“I needed to be on that field for some sort of normalcy in my life,” she said.
It’s why she pushed through fatigue, the loss of taste and nauseousness from chemotherapy, and the sunburn-like side effect from radiation to the armpit, chest and portion of her back and shoulder, all on the left side of her body.
“The radiation started bothering me around week four,” she said. “It was past red, to the point where my skin was purple.”
Determined not to let cancer slow her down, Ovchinnikoff attended as many Phantastix lacrosse practices as she physically could from July through September.
“I wouldn’t be there week one and week two of chemo, following my oncologist’s orders of not being around players because I was so immune-compromised,” she said.
Some of the chemotherapy drugs purposely deplete the immune system so it doesn’t combat the other chemotherapy drugs that serve to kill the cancerous cells in the body. So Ovchinnikoff, now 44, had to take precautions at lacrosse practices, a feat made especially risky amid COVID-19.
“I made it a point to stay as far away as I can from players,” she said. “And I did have coaches help me. They did most of the coaching.”
Ovchinnikoff also maintained normalcy by exercising nearly every day. Chemotherapy sometimes made her legs, “feel like cinderblocks,” which made it difficult to run long distances. She took up biking, often spending her mornings pedaling on the Northwest River Trail along the Susquehanna River.
“It was more of the athlete mentality of, ‘It won’t beat me,’” she said. “I’ll get through it. Obviously, there’s some adversity. I’ve dealt with adversity. This is another bump in the road I’ll overcome.”
That attitude is partly what made Manheim Township alum Ryan Middleton fall in love with Ovchinnikoff when they met as students at Temple in the mid-1990s. The two married in 2003.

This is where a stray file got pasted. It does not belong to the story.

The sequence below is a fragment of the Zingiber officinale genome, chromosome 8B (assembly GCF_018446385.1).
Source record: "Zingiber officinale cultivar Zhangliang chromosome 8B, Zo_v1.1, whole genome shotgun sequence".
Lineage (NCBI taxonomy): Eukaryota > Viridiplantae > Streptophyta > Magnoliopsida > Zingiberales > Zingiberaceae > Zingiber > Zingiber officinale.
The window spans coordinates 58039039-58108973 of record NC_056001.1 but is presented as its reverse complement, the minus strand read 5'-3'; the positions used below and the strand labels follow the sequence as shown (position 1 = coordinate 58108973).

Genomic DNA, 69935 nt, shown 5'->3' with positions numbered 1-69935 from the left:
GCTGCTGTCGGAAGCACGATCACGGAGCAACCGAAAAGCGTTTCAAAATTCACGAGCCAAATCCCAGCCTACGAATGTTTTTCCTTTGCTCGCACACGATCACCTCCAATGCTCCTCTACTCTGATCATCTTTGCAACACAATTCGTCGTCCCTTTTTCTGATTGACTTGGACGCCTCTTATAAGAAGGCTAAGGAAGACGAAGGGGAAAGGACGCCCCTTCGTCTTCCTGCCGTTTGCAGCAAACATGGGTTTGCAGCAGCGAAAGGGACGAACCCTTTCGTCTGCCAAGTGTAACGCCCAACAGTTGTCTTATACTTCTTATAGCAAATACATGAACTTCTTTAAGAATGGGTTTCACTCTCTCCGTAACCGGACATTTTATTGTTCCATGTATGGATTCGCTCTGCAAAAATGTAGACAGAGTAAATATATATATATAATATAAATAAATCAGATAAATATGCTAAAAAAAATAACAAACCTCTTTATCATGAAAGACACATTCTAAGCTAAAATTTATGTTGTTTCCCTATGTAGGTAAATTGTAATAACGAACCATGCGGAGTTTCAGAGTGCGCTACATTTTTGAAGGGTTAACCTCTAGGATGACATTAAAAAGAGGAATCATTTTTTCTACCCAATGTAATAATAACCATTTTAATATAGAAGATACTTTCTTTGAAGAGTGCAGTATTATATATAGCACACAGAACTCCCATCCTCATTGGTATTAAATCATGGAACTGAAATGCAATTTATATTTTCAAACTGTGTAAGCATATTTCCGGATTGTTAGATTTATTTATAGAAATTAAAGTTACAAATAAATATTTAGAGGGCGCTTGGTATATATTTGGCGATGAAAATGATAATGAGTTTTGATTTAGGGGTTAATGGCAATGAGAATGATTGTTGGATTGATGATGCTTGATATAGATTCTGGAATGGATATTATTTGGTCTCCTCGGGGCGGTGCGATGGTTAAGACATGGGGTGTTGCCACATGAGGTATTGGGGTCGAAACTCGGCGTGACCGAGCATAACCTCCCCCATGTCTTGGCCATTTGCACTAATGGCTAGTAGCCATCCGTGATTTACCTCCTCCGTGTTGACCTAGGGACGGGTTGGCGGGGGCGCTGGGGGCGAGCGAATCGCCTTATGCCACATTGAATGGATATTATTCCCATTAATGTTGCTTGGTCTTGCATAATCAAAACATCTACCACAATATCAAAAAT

“She’s obviously not one to quit,” Middleton said.
But Ovchinnikoff’s determination also resulted in Middleton recently playing mediator between a team of doctors that recommend taking things slow and a wife who wants to put breast cancer behind her as quickly as possible.
Ovchinnikoff is in the clear for now -- the five-year survival rate for stage 2 breast cancer is 93 percent for women who have completed treatment, according to the American Cancer Society. Provided the cancer doesn’t return, Ovchinnikoff’s next step is to get reconstructive surgery to rebuild her left breast. But Ovchinnikoff’s team of doctors recommend waiting another six months for the reconstructive surgery in order to let her body recover.
“If she were to rush this next surgery, it could be more detrimental than she realized,” Middleton said. “So let’s wait, let things heal, and really be healed before we do the next round.”
Ovchinnikoff has also learned a bit about herself from the entire experience.
“To appreciate the little things, and not to stress over things,” she said. “To appreciate quality time with family. With me being so busy, I was not spending as much time with my family as I need to.”
Ovchinnikoff also considers herself a relatively private person. However, she decided to share her story in hopes it might help others facing similar circumstances.
“To be strong. Have a positive outlook and just fight it,” she said. “Fight it head on.”